Born and raised in Port Harcourt, Nigeria, Chinelo Okparanta received her BS from Pennsylvania State University, her MA from Rutgers University, and her MFA from the Iowa Writers’ Workshop. A Colgate University Olive B. O’Connor Fellow in Fiction as well as a recipient of the University of Iowa’s Provost’s Postgraduate Fellowship in Fiction, Okparanta was nominated for a US Artists Fellowship in 2012. She has been awarded additional fellowships, faculty appointments, and visiting professorships at Columbia University, Purdue University, Middlebury College (Bread Loaf’s John Gardner Fellow in Fiction), Howard University (Hurston/Wright Foundation Summer Writing Workshop Fiction Faculty), City College of New York, and the University of Houston (Distinguished Visiting Professor of Fiction). She has been awarded residencies by the Jentel Foundation, the Hermitage Foundation, the Civitella Ranieri Foundation, the Lannan Foundation (Marfa), as well as Hedgebrook. She is currently Associate Professor of English & Creative Writing (Fiction) and Margaret Hollinshead Ley Professor in Poetry & Creative Writing at Bucknell University.
She is a winner of a 2014 Lambda Literary Award, a 2016 Lambda Literary Award, the 2016 Jessie Redmon Fauset Book Award in Fiction, the 2016 Inaugural Betty Berzon Emerging Writer Award from the Publishing Triangle, and a 2014 O. Henry Prize.
Other honors include a finalist selection for the 2017 International DUBLIN Literary Award, a 2017 Amelia Bloomer Project Selection (of the American Library Association), a nomination for the 2016 Zora Neale Hurston/Richard Wright Legacy Award, and a nomination for the 2016 NAACP Image Award in Fiction.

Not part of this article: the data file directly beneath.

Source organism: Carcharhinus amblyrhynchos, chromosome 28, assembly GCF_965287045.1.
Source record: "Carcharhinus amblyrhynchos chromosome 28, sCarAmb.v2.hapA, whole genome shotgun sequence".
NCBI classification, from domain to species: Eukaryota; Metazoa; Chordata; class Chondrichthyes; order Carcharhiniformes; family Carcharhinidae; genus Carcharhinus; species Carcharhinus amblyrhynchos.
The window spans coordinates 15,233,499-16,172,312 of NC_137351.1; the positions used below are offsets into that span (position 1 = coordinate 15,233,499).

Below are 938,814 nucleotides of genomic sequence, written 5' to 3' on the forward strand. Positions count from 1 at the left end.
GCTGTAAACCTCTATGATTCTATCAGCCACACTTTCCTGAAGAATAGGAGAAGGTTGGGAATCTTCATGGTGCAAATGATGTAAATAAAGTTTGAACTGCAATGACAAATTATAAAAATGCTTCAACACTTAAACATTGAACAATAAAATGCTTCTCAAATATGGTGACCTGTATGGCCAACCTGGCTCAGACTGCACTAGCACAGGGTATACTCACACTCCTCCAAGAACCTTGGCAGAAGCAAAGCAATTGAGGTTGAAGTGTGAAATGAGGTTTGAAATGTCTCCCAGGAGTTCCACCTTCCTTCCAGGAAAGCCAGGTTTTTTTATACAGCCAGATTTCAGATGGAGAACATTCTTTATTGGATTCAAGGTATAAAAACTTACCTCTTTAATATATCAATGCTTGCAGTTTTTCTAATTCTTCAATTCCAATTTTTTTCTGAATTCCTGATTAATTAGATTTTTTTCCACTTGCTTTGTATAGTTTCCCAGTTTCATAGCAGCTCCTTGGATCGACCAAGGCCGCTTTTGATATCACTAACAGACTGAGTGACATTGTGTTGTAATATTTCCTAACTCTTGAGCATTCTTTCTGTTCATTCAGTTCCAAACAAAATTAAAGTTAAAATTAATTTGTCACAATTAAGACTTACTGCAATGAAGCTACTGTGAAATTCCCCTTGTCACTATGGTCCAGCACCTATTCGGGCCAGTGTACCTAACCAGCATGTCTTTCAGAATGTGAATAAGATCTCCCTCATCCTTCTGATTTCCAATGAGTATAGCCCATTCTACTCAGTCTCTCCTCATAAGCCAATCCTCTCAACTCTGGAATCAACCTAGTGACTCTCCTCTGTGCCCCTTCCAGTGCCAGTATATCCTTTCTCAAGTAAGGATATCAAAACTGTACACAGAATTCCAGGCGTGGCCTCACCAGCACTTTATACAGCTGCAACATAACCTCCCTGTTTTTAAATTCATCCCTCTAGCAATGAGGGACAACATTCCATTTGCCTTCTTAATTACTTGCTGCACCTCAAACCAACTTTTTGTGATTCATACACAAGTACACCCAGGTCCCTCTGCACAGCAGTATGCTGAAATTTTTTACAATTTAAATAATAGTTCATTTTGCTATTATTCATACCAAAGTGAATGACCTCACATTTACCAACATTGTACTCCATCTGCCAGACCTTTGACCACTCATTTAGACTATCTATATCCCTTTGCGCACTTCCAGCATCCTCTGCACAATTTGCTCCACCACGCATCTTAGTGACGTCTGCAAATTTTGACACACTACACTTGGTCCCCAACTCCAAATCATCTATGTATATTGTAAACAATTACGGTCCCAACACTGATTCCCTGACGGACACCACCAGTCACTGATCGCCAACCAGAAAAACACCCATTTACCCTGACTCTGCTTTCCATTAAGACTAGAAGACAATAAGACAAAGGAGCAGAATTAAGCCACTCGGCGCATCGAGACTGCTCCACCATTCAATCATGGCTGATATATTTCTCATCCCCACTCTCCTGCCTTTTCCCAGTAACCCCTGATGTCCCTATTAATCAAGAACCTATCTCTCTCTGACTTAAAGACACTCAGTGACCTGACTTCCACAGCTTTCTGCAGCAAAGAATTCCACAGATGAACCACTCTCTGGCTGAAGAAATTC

In 2018, Okparanta served as a fiction judge for the National Book Awards. She has served on the judging panels for other major national awards such as the PEN Open Book Awards and the Hurston/Wright Legacy Awards.
Her debut short story collection, Happiness, Like Water, was cited as an editors’ choice in the New York Times Book Review and was named on the list of The Guardian’s Best African Fiction of 2013. The book was nominated for the Nigerian Writers Award (Young Motivational Writer of the Year), longlisted for the 2013 Frank O’Connor International Short Story Award and was a finalist for the 2014 New York Public Library Young Lions Fiction Award as well as the Etisalat Prize for Literature. Okparanta was also a finalist for the 2013 Caine Prize for African Writing, the 2013 Society of Midland Authors Award, and the 2014 Rolex Mentor and Protégé Arts Initiative in Literature.
She has published work in The New Yorker, Granta, Tin House, the Kenyon Review, AGNI, and other venues, and was named one of Granta’s six New Voices for 2012. In 2017, Okparanta was named one of Granta’s Best of Young American Novelists. Under the Udala Trees is her first novel.
If you see any errors in the entries, please contact us: